The United Nations has been a “major disappointment” in the 21st Century and has “inverted right and wrong,” human rights scholar and activist Anne Bayefsky tells Arutz Sheva in a special interview.
She said that a “re-thinking” about the organization is in order, adding, “I think there is some mistaken belief on the part of democracies that the UN is some kind of harmless talking shop and that the kind of anti-Semitic, anti-Zionist, anti-Americanism that goes on at the United Nations won’t have its effects. But it does.”
Two weeks ago, noted Bayefsky, “the major committee that’s been tasked with drafting a comprehensive convention on terrorism for the first time in history ended once again – as it has done year after year – in disarray, because they can’t agree to define terrorism. The Organization of Islamic Cooperation believes that there should be an exception clause for so-called ‘legitimate struggle.’”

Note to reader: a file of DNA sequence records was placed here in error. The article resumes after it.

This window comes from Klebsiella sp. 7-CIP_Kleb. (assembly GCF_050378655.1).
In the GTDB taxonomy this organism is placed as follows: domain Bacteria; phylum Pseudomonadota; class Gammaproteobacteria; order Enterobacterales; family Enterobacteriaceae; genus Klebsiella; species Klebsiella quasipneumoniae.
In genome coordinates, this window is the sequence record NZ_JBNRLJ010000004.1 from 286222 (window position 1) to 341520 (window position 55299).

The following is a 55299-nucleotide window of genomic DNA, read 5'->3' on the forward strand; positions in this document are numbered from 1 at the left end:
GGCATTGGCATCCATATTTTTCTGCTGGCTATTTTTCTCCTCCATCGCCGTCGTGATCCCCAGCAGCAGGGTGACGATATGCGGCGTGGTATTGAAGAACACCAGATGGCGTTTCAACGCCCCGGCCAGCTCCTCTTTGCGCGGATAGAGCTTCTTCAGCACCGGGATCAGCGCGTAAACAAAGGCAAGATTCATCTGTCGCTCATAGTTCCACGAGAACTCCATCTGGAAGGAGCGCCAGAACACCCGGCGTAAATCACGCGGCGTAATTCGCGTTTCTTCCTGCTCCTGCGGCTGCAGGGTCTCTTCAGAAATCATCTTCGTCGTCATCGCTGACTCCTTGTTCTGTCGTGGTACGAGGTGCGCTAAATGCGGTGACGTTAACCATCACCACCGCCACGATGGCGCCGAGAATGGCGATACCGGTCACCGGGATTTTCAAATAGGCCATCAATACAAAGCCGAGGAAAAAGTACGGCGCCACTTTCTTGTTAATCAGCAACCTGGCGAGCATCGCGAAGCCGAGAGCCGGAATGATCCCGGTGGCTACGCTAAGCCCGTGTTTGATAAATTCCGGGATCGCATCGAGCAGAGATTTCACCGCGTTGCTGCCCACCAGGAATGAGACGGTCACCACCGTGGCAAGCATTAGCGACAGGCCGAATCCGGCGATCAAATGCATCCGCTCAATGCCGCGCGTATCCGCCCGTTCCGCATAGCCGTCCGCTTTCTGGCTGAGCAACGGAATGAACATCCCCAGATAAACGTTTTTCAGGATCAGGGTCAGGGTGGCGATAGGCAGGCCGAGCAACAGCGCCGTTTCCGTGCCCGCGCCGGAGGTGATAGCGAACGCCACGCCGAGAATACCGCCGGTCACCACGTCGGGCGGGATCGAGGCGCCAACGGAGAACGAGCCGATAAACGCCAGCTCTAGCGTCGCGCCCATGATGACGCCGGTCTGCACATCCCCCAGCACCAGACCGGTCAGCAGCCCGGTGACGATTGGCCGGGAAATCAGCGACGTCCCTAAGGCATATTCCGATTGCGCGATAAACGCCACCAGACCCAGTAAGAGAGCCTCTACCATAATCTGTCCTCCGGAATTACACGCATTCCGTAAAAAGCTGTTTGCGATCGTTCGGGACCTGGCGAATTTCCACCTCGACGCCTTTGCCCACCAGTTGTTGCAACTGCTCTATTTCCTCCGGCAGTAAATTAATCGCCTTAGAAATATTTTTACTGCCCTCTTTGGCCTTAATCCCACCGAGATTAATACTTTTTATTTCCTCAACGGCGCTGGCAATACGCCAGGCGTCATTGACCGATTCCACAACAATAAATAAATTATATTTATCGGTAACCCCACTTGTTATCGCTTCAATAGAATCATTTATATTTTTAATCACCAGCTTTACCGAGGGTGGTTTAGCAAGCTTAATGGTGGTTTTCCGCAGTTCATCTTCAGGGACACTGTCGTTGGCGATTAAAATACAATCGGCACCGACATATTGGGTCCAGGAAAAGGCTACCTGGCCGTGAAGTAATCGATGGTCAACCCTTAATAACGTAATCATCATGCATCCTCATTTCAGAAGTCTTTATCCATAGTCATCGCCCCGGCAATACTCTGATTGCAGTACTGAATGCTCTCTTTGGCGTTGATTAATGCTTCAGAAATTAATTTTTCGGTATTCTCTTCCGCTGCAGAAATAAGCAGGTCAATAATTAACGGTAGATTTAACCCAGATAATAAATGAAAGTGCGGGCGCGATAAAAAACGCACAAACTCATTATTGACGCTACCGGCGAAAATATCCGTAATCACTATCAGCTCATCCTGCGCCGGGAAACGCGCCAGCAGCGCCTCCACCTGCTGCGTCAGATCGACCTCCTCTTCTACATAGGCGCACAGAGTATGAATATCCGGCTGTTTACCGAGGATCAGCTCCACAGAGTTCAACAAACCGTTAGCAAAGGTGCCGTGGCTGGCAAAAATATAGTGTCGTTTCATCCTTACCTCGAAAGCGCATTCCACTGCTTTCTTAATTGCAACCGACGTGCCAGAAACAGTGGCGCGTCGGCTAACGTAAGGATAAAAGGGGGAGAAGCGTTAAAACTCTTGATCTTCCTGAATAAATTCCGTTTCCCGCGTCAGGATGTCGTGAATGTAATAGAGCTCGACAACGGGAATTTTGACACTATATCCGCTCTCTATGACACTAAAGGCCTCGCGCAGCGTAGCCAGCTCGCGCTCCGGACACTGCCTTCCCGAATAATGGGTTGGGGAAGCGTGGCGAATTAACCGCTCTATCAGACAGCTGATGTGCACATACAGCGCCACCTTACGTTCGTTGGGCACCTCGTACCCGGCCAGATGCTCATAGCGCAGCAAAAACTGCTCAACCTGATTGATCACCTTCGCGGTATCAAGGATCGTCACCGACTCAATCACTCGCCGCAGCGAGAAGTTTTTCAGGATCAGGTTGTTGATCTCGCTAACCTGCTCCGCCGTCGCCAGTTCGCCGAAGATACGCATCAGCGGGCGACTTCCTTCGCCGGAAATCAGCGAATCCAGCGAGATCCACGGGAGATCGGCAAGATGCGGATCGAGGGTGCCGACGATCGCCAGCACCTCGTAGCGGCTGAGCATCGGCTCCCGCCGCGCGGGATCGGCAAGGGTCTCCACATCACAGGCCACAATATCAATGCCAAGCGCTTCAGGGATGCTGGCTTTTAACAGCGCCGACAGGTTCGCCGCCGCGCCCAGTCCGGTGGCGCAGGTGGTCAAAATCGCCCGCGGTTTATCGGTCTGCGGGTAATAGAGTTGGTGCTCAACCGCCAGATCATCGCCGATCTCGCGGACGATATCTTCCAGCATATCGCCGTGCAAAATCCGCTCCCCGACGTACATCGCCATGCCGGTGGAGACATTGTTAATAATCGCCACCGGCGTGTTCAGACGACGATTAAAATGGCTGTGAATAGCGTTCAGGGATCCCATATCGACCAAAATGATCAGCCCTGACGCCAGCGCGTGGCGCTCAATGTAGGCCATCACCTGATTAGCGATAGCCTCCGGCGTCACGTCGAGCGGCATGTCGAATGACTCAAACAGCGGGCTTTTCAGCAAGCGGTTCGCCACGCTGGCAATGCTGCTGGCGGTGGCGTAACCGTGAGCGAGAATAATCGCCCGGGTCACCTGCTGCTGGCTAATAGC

She mentioned the remarks this week of Richard Falk, the United Nations Human Rights Council-appointed “Special Rapporteur on the situation of human rights in the Palestinian territories occupied since 1967.” Falk implied that the Boston terror attack was a justified response to U.S. policies in Afghanistan, Pakistan and Iraq.
“This isn’t harmless talking,” stressed Bayefsky. “When people don’t understand the difference between right and wrong it encourages terrorism to the detriment of both Israel and the United States.”
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